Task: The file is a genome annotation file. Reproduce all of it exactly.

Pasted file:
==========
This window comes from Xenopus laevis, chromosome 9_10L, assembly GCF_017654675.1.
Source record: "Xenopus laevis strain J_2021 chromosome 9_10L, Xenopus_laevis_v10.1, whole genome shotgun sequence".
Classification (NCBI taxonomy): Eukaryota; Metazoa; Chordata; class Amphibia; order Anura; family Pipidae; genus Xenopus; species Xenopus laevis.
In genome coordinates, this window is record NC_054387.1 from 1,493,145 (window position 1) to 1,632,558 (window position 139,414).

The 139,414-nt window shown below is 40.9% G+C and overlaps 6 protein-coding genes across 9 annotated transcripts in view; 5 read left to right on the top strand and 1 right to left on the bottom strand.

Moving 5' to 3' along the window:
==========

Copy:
This window comes from Xenopus laevis, chromosome 9_10L, assembly GCF_017654675.1.
Source record: "Xenopus laevis strain J_2021 chromosome 9_10L, Xenopus_laevis_v10.1, whole genome shotgun sequence".
Classification (NCBI taxonomy): Eukaryota; Metazoa; Chordata; class Amphibia; order Anura; family Pipidae; genus Xenopus; species Xenopus laevis.
In genome coordinates, this window is record NC_054387.1 from 1,493,145 (window position 1) to 1,632,558 (window position 139,414).

The 139,414-nt window shown below is 40.9% G+C and overlaps 6 protein-coding genes across 9 annotated transcripts in view; 5 read left to right on the top strand and 1 right to left on the bottom strand.

Moving 5' to 3' along the window: